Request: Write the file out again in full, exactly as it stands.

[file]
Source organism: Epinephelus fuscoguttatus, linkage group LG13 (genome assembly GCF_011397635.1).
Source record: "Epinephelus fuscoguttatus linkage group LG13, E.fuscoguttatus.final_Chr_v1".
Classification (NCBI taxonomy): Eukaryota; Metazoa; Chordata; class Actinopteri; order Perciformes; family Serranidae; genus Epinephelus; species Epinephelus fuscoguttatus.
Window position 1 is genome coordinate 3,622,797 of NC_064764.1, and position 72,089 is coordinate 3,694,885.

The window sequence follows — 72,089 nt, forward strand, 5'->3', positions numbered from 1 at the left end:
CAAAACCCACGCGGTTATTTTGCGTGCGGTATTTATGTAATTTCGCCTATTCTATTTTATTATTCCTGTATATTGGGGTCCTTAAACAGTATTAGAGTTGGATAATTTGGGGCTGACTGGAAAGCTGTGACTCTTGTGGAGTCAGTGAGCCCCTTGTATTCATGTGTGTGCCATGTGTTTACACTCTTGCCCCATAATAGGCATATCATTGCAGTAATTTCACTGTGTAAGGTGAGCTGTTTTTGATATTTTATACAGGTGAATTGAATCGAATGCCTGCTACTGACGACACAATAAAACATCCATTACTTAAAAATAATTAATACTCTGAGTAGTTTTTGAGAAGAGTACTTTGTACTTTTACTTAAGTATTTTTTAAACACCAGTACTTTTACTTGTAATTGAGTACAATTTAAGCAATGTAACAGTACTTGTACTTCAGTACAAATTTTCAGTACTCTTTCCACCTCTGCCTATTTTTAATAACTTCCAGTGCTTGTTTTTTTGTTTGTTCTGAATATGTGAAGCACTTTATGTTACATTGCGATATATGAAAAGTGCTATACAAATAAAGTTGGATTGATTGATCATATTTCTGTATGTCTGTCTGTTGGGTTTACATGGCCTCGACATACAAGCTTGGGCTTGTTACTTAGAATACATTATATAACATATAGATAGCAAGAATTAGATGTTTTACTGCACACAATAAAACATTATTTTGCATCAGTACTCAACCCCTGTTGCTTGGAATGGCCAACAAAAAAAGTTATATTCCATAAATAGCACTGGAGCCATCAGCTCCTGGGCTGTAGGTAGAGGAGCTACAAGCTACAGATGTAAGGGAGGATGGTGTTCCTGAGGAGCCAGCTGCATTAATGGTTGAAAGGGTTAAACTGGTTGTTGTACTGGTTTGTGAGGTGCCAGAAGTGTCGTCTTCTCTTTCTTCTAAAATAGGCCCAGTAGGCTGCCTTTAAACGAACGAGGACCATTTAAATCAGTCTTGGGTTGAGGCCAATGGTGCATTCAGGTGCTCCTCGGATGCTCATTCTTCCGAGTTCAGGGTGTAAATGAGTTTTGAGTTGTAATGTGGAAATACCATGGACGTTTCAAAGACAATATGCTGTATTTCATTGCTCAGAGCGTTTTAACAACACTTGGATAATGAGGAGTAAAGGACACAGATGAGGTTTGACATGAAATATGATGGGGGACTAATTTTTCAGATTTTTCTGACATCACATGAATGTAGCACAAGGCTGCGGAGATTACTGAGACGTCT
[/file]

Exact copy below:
Source organism: Epinephelus fuscoguttatus, linkage group LG13 (genome assembly GCF_011397635.1).
Source record: "Epinephelus fuscoguttatus linkage group LG13, E.fuscoguttatus.final_Chr_v1".
Classification (NCBI taxonomy): Eukaryota; Metazoa; Chordata; class Actinopteri; order Perciformes; family Serranidae; genus Epinephelus; species Epinephelus fuscoguttatus.
Window position 1 is genome coordinate 3,622,797 of NC_064764.1, and position 72,089 is coordinate 3,694,885.

The window sequence follows — 72,089 nt, forward strand, 5'->3', positions numbered from 1 at the left end:
CAAAACCCACGCGGTTATTTTGCGTGCGGTATTTATGTAATTTCGCCTATTCTATTTTATTATTCCTGTATATTGGGGTCCTTAAACAGTATTAGAGTTGGATAATTTGGGGCTGACTGGAAAGCTGTGACTCTTGTGGAGTCAGTGAGCCCCTTGTATTCATGTGTGTGCCATGTGTTTACACTCTTGCCCCATAATAGGCATATCATTGCAGTAATTTCACTGTGTAAGGTGAGCTGTTTTTGATATTTTATACAGGTGAATTGAATCGAATGCCTGCTACTGACGACACAATAAAACATCCATTACTTAAAAATAATTAATACTCTGAGTAGTTTTTGAGAAGAGTACTTTGTACTTTTACTTAAGTATTTTTTAAACACCAGTACTTTTACTTGTAATTGAGTACAATTTAAGCAATGTAACAGTACTTGTACTTCAGTACAAATTTTCAGTACTCTTTCCACCTCTGCCTATTTTTAATAACTTCCAGTGCTTGTTTTTTTGTTTGTTCTGAATATGTGAAGCACTTTATGTTACATTGCGATATATGAAAAGTGCTATACAAATAAAGTTGGATTGATTGATCATATTTCTGTATGTCTGTCTGTTGGGTTTACATGGCCTCGACATACAAGCTTGGGCTTGTTACTTAGAATACATTATATAACATATAGATAGCAAGAATTAGATGTTTTACTGCACACAATAAAACATTATTTTGCATCAGTACTCAACCCCTGTTGCTTGGAATGGCCAACAAAAAAAGTTATATTCCATAAATAGCACTGGAGCCATCAGCTCCTGGGCTGTAGGTAGAGGAGCTACAAGCTACAGATGTAAGGGAGGATGGTGTTCCTGAGGAGCCAGCTGCATTAATGGTTGAAAGGGTTAAACTGGTTGTTGTACTGGTTTGTGAGGTGCCAGAAGTGTCGTCTTCTCTTTCTTCTAAAATAGGCCCAGTAGGCTGCCTTTAAACGAACGAGGACCATTTAAATCAGTCTTGGGTTGAGGCCAATGGTGCATTCAGGTGCTCCTCGGATGCTCATTCTTCCGAGTTCAGGGTGTAAATGAGTTTTGAGTTGTAATGTGGAAATACCATGGACGTTTCAAAGACAATATGCTGTATTTCATTGCTCAGAGCGTTTTAACAACACTTGGATAATGAGGAGTAAAGGACACAGATGAGGTTTGACATGAAATATGATGGGGGACTAATTTTTCAGATTTTTCTGACATCACATGAATGTAGCACAAGGCTGCGGAGATTACTGAGACGTCT